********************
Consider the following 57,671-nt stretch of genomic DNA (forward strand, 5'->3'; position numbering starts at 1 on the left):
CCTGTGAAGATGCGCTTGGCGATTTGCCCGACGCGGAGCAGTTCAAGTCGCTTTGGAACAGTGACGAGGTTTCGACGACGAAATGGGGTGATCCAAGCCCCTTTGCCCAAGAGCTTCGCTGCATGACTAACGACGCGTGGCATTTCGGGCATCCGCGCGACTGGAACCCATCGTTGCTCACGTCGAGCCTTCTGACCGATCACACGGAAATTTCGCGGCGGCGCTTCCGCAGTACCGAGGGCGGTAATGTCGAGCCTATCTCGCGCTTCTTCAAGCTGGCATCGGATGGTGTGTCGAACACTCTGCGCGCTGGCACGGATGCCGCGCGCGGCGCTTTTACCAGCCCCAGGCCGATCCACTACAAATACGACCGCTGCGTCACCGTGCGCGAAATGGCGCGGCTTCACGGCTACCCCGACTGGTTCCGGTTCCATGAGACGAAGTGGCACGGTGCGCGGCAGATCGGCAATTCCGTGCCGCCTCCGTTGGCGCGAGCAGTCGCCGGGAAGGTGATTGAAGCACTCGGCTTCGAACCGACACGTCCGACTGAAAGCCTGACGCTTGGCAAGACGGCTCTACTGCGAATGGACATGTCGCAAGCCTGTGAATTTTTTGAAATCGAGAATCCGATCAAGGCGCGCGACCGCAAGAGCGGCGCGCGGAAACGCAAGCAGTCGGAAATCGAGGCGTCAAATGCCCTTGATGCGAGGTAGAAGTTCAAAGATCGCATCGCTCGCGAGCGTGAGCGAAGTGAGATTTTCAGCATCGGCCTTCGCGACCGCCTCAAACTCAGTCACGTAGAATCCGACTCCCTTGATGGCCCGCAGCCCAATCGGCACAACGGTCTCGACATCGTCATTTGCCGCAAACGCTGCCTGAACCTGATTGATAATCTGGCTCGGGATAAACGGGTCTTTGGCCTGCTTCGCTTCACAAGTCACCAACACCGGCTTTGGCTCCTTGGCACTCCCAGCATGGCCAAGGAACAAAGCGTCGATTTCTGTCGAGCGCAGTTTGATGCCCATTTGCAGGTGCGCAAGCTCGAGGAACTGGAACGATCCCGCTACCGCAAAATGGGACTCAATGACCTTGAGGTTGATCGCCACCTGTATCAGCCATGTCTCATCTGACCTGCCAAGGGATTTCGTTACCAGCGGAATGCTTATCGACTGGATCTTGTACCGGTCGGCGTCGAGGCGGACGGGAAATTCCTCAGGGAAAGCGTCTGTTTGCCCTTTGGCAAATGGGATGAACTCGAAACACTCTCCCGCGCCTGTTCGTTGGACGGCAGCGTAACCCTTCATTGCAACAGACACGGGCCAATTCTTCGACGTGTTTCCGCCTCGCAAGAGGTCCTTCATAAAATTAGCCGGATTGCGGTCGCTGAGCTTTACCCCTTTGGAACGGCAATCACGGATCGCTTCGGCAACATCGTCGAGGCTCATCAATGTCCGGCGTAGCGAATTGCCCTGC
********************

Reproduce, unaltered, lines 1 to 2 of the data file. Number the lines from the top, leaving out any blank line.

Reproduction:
Consider the following 57,671-nt stretch of genomic DNA (forward strand, 5'->3'; position numbering starts at 1 on the left):
CCTGTGAAGATGCGCTTGGCGATTTGCCCGACGCGGAGCAGTTCAAGTCGCTTTGGAACAGTGACGAGGTTTCGACGACGAAATGGGGTGATCCAAGCCCCTTTGCCCAAGAGCTTCGCTGCATGACTAACGACGCGTGGCATTTCGGGCATCCGCGCGACTGGAACCCATCGTTGCTCACGTCGAGCCTTCTGACCGATCACACGGAAATTTCGCGGCGGCGCTTCCGCAGTACCGAGGGCGGTAATGTCGAGCCTATCTCGCGCTTCTTCAAGCTGGCATCGGATGGTGTGTCGAACACTCTGCGCGCTGGCACGGATGCCGCGCGCGGCGCTTTTACCAGCCCCAGGCCGATCCACTACAAATACGACCGCTGCGTCACCGTGCGCGAAATGGCGCGGCTTCACGGCTACCCCGACTGGTTCCGGTTCCATGAGACGAAGTGGCACGGTGCGCGGCAGATCGGCAATTCCGTGCCGCCTCCGTTGGCGCGAGCAGTCGCCGGGAAGGTGATTGAAGCACTCGGCTTCGAACCGACACGTCCGACTGAAAGCCTGACGCTTGGCAAGACGGCTCTACTGCGAATGGACATGTCGCAAGCCTGTGAATTTTTTGAAATCGAGAATCCGATCAAGGCGCGCGACCGCAAGAGCGGCGCGCGGAAACGCAAGCAGTCGGAAATCGAGGCGTCAAATGCCCTTGATGCGAGGTAGAAGTTCAAAGATCGCATCGCTCGCGAGCGTGAGCGAAGTGAGATTTTCAGCATCGGCCTTCGCGACCGCCTCAAACTCAGTCACGTAGAATCCGACTCCCTTGATGGCCCGCAGCCCAATCGGCACAACGGTCTCGACATCGTCATTTGCCGCAAACGCTGCCTGAACCTGATTGATAATCTGGCTCGGGATAAACGGGTCTTTGGCCTGCTTCGCTTCACAAGTCACCAACACCGGCTTTGGCTCCTTGGCACTCCCAGCATGGCCAAGGAACAAAGCGTCGATTTCTGTCGAGCGCAGTTTGATGCCCATTTGCAGGTGCGCAAGCTCGAGGAACTGGAACGATCCCGCTACCGCAAAATGGGACTCAATGACCTTGAGGTTGATCGCCACCTGTATCAGCCATGTCTCATCTGACCTGCCAAGGGATTTCGTTACCAGCGGAATGCTTATCGACTGGATCTTGTACCGGTCGGCGTCGAGGCGGACGGGAAATTCCTCAGGGAAAGCGTCTGTTTGCCCTTTGGCAAATGGGATGAACTCGAAACACTCTCCCGCGCCTGTTCGTTGGACGGCAGCGTAACCCTTCATTGCAACAGACACGGGCCAATTCTTCGACGTGTTTCCGCCTCGCAAGAGGTCCTTCATAAAATTAGCCGGATTGCGGTCGCTGAGCTTTACCCCTTTGGAACGGCAATCACGGATCGCTTCGGCAACATCGTCGAGGCTCATCAATGTCCGGCGTAGCGAATTGCCCTGC